from winter patriot: Ninety years ago today, on November 11, 1918, World War I finally ended. Of course it wasn't called that at the time; it was called The Great War. How could anyone have known it would be the first of many?
Who could have guessed that barely twenty years would pass before the beginning of the next one?
The day when peace finally arrived was given the name Armistice Day. Thereafter, it was commemorated every year with solemn ceremonies and sacred vows of "Never Again".
In many English-speaking countries, November 11th is now called Remembrance Day, and it's still commemorated every year with solemn ceremonies and sacred vows.
But in the USA, November 11th is now called Veterans Day, and its primary function is to glorify the President, even though he's a deserter.
Its secondary function is to glorify the fools and killers who put more stock in shameless and transparent propaganda than in their own consciences, or who had no consciences to begin with; who cared more for obvious lies than they did for humanity, or who hid gleefully behind those lies to enjoy the thrill of killing, without any legal consequences; who claimed to be Christians but somehow managed to ignore all the Commandments, but still believed their faith in Christ would see them though the Pearly Gates no matter how many innocent people they slaughtered; and who now suffer the inevitable consequences (though they suffer far less than their innocent victims).
In civilized countries on November 11th they mourn their dead. In America we worship hired killers.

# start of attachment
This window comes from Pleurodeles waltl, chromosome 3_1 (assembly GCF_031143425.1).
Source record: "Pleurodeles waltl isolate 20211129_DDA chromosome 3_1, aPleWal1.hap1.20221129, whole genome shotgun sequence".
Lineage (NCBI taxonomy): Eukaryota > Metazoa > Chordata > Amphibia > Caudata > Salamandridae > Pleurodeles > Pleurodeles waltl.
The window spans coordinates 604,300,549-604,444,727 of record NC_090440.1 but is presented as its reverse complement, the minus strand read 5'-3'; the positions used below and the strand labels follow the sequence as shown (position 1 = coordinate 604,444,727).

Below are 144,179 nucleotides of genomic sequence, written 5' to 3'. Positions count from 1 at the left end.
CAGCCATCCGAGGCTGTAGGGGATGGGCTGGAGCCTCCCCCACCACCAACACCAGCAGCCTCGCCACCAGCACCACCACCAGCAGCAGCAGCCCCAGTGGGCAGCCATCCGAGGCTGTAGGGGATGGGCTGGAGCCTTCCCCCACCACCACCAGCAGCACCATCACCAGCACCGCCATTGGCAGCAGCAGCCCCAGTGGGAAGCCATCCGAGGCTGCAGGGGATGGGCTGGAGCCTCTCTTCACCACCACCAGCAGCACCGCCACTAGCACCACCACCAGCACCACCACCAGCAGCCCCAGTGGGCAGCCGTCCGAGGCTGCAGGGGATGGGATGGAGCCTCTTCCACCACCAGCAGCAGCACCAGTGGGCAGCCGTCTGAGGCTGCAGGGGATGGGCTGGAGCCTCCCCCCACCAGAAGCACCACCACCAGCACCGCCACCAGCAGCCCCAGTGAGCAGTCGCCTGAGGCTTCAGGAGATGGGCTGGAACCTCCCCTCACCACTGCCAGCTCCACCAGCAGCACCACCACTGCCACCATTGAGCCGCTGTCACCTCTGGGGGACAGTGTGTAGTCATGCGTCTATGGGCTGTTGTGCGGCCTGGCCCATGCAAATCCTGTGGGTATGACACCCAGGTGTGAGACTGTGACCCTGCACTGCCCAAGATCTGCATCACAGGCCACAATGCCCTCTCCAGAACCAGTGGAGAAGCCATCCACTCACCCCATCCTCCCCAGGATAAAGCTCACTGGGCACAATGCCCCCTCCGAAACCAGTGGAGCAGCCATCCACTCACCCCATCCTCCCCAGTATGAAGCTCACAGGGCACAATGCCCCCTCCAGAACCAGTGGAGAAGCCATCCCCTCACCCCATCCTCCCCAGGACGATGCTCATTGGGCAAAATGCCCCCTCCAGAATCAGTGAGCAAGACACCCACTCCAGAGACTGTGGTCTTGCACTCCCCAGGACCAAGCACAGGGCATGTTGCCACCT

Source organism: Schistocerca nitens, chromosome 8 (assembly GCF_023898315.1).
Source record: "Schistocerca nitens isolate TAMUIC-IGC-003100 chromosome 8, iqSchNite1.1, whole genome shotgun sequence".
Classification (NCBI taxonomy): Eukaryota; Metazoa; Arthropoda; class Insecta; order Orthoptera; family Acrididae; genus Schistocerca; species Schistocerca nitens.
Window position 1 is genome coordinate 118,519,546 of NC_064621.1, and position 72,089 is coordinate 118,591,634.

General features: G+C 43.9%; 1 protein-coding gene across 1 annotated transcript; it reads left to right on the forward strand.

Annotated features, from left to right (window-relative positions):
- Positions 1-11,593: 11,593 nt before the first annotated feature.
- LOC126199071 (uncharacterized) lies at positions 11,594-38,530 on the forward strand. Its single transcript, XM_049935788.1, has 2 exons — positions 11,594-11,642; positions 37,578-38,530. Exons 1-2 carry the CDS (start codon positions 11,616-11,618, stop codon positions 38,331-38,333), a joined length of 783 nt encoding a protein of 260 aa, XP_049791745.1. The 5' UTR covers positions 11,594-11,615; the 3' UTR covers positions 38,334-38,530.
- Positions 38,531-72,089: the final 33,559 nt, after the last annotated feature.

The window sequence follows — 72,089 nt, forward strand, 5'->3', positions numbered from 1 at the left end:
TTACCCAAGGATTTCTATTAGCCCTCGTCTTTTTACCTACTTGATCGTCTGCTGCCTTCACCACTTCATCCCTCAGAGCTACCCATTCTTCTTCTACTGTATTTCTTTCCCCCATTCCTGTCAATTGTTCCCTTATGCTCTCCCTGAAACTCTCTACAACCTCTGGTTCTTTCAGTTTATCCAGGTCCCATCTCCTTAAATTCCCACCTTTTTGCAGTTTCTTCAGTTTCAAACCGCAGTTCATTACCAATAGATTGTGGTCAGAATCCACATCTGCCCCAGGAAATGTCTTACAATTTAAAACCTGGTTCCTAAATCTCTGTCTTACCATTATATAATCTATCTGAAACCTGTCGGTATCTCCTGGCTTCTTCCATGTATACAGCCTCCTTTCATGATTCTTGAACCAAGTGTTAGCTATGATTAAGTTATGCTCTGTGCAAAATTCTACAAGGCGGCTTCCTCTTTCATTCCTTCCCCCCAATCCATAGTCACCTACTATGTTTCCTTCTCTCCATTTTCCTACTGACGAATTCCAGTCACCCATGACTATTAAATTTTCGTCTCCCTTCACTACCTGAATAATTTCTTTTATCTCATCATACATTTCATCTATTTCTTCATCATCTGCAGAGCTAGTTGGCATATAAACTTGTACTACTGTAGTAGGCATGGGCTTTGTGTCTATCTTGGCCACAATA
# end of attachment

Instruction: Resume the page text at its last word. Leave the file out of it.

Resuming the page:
What should be a day of somber reflection becomes an endurance test: Can you survive 24 hours of it without retching? I can't. I never could. And every year it gets worse and worse.
Just once in my life I would like to hear the following conversation:
Do you support the war?
No. I don't support the killing of innocent people for any reason at all.
Do you at least support the troops?
No. I condemn killers-for-hire no matter who hired them.
update: hasselbeck: veterans day not for ‘complaining’ about war
from raw replay: Co-hosts of ABC’s The View argued over the proper way to honor veterans on Veterans Day. Joy Behar said that major newspapers failed to remember the costs of war on their front pages. Elizabeth Hasselbeck countered that this wasn’t a day to “gripe” about the costs of war. “This is not the day for that. We have 23 million Americans fighting right now who have served our country. They have spent their lives dedicated to our country. Today is a day to honor their quiet courage.” Behar disagreed. “I’m not complaining about the boys and girls in the war. I am saluting them by talking about what the trials and tribulations have been because of this war,” said Behar. This video is from ABC’s The View, broadcast Nov. 11, 2008.
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